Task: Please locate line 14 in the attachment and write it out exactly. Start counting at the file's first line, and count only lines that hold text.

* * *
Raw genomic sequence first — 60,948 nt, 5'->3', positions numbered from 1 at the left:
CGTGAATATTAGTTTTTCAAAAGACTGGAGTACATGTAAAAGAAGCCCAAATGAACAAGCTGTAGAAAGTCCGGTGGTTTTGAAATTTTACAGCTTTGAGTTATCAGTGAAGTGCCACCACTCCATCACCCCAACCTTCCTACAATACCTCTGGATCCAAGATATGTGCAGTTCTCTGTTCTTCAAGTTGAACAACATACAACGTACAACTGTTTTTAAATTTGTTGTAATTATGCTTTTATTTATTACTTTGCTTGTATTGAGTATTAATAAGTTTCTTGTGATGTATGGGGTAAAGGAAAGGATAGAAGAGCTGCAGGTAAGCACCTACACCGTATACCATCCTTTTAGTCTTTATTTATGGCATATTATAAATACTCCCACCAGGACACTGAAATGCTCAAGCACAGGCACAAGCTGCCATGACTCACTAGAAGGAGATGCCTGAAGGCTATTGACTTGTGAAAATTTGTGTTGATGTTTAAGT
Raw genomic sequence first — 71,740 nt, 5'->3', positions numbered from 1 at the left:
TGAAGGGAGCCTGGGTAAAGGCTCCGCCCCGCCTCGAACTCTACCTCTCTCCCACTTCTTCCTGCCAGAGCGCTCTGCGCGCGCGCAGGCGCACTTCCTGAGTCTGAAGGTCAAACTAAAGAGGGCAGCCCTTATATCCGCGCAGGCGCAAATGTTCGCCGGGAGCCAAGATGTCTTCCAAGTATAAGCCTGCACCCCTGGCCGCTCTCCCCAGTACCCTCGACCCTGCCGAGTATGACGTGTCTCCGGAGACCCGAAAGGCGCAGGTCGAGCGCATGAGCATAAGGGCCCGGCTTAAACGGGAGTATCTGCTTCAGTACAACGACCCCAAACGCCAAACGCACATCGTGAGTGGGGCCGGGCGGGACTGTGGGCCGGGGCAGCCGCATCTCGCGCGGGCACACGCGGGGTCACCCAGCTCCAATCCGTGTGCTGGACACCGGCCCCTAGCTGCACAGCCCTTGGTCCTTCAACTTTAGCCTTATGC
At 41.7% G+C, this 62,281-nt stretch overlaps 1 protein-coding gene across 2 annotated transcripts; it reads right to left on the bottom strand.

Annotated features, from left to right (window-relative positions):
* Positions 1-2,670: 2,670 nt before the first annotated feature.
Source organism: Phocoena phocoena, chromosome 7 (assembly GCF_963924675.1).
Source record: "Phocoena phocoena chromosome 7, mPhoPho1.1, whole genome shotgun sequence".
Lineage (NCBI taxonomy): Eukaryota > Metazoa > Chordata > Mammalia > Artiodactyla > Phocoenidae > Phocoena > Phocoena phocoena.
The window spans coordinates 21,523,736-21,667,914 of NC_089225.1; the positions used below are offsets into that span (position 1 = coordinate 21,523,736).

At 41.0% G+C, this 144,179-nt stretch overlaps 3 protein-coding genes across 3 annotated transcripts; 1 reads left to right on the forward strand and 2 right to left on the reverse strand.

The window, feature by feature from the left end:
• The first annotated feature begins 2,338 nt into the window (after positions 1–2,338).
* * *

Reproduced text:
• The first annotated feature begins 2,338 nt into the window (after positions 1–2,338).